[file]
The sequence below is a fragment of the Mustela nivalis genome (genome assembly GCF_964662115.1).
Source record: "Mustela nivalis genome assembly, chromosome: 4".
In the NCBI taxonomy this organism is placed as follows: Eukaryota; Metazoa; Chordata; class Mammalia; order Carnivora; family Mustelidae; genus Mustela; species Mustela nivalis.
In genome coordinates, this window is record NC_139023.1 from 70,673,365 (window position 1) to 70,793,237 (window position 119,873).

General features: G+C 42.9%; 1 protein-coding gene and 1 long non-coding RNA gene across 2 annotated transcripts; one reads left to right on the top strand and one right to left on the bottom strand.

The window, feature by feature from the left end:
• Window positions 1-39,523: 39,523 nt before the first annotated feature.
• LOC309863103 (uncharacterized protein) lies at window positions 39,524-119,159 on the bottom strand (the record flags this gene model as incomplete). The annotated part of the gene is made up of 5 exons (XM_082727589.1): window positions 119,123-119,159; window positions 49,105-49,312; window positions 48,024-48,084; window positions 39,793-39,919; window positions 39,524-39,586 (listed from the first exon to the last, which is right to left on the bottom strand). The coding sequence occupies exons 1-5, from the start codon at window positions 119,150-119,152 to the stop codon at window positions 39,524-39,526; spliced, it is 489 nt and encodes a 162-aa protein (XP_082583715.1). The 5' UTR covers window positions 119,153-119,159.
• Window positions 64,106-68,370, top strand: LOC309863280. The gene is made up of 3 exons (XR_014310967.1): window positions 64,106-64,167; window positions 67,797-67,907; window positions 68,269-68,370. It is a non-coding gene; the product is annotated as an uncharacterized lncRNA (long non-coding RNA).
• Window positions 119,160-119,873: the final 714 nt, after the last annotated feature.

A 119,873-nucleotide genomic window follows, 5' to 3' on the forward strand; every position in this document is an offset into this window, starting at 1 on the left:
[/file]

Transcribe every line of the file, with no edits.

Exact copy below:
The sequence below is a fragment of the Mustela nivalis genome (genome assembly GCF_964662115.1).
Source record: "Mustela nivalis genome assembly, chromosome: 4".
In the NCBI taxonomy this organism is placed as follows: Eukaryota; Metazoa; Chordata; class Mammalia; order Carnivora; family Mustelidae; genus Mustela; species Mustela nivalis.
In genome coordinates, this window is record NC_139023.1 from 70,673,365 (window position 1) to 70,793,237 (window position 119,873).

General features: G+C 42.9%; 1 protein-coding gene and 1 long non-coding RNA gene across 2 annotated transcripts; one reads left to right on the top strand and one right to left on the bottom strand.

The window, feature by feature from the left end:
• Window positions 1-39,523: 39,523 nt before the first annotated feature.
• LOC309863103 (uncharacterized protein) lies at window positions 39,524-119,159 on the bottom strand (the record flags this gene model as incomplete). The annotated part of the gene is made up of 5 exons (XM_082727589.1): window positions 119,123-119,159; window positions 49,105-49,312; window positions 48,024-48,084; window positions 39,793-39,919; window positions 39,524-39,586 (listed from the first exon to the last, which is right to left on the bottom strand). The coding sequence occupies exons 1-5, from the start codon at window positions 119,150-119,152 to the stop codon at window positions 39,524-39,526; spliced, it is 489 nt and encodes a 162-aa protein (XP_082583715.1). The 5' UTR covers window positions 119,153-119,159.
• Window positions 64,106-68,370, top strand: LOC309863280. The gene is made up of 3 exons (XR_014310967.1): window positions 64,106-64,167; window positions 67,797-67,907; window positions 68,269-68,370. It is a non-coding gene; the product is annotated as an uncharacterized lncRNA (long non-coding RNA).
• Window positions 119,160-119,873: the final 714 nt, after the last annotated feature.

A 119,873-nucleotide genomic window follows, 5' to 3' on the forward strand; every position in this document is an offset into this window, starting at 1 on the left: